Toronto Star sells Transit TV to firm actually in this business

I always thought one of the stranger ownership situations out there was the Toronto Star, Canada’s biggest local daily newspaper, owning Transit TV, a screen network in metro bus systems in cities dotted across the U.S.

Then again, Torstar has long owned the Harlequin romance publishing empire – those little historical romance novels with Fabios ravishing enchanted women on the covers. That thing, however, was and is a cash cow. Transit screens, not so much.

So it was not terribly surprising to see a little piece in my paper this morning about the sale.

Torstar strikes deal to sell Transit TV unit to IdeaCast Inc, read the headline from a Canadian Press story.

TORONTO – Torstar Corp. (TSX:TS.B), a major publisher that owns Canada’s largest circulation daily paper, has struck a deal to sell its Transit Television Network unit in the United States to IdeaCast Inc., a Chicago-based provider of custom television content and advertising to health clubs.

Financial terms of the transaction, announced late Wednesday, were not revealed.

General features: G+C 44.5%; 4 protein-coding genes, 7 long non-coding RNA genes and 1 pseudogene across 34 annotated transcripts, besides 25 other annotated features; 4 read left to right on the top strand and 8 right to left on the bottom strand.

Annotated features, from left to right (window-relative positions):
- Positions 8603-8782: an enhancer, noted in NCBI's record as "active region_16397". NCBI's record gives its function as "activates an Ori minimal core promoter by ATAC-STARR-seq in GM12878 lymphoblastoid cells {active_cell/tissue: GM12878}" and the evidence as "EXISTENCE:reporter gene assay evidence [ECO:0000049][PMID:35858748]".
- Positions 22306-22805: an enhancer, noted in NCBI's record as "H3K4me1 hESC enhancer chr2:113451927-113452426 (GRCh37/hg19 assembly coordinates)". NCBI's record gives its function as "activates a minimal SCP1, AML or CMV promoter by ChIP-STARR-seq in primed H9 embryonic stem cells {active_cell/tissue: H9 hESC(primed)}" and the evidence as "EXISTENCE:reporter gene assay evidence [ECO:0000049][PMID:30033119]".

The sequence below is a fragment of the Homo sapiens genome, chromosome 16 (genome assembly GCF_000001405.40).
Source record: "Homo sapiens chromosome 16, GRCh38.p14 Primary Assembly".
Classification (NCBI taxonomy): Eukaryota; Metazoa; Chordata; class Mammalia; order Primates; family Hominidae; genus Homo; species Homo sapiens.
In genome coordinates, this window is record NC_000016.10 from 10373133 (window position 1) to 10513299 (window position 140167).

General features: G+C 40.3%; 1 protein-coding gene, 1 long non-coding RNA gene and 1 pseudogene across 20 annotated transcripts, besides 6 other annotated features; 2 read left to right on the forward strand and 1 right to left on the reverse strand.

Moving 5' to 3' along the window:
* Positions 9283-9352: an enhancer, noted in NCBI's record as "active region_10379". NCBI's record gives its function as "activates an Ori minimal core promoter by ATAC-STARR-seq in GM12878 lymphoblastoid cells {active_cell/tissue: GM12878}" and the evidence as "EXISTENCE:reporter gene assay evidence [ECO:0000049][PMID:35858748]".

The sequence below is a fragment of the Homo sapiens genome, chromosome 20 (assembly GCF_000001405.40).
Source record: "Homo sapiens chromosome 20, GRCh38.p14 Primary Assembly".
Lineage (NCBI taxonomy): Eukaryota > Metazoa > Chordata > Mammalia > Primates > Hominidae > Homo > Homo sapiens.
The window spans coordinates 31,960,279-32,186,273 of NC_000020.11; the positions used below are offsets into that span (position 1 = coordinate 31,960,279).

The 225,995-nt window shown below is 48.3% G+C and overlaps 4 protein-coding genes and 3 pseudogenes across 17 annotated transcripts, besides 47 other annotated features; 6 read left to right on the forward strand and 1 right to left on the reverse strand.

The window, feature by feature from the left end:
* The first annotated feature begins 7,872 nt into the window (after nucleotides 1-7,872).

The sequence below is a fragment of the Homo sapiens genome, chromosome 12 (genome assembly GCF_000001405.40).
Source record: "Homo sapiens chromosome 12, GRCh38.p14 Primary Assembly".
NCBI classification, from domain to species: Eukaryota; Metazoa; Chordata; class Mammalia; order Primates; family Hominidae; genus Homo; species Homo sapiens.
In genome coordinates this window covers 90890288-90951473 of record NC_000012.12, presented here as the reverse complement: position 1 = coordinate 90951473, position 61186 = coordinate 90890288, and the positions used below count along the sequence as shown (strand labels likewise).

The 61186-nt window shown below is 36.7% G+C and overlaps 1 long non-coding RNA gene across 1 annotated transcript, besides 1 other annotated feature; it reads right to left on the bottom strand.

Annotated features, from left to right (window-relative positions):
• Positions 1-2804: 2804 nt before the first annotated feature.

The deal, which also involves a strategic advertising relationship between Transit TV and IdeaCast, comes after Torstar launched a strategic review of its wholly owned Transit TV operations last year.

If the sale goes ahead in the second quarter as planned, the Toronto multimedia company would acquire a stake in IdeaCast, which plans to expand the transit TV network across the United States.

Transit TV is North America’s biggest transit-based digital adverting network operator. The company has installed and operates digital ad technology on the transit systems in Los Angeles, Chicago, Atlanta, Milwaukee, and Orlando, Fla.

Transit TV provides advertising on 8,500 television screens and is seen by more than 500 million riders a year on nearly 4,000 vehicles.

“The IdeaCast relationship provides Transit TV with access to an experienced and highly respected digital advertising sales team, it allows Transit TV to reduce its operating expenses, and it provides Torstar with the potential to participate more broadly in one of the fastest growing segments in media today: digital out-of-home advertising,” said Robert Prichard, president and CEO of Torstar.

This on the surface looks like a smart move all the way around. IdeaCast gets an established player and technology acumen (putting PCs and screens on things that move all day isn’t easy) in a segment that would seem to have a fair amount of growth potential. Torstar gets out of something that wasn’t even installed in their own market but keeps its hand in digital out-of-home, with health clubs being a much better fit for the kind of content and advertising they develop and sell.

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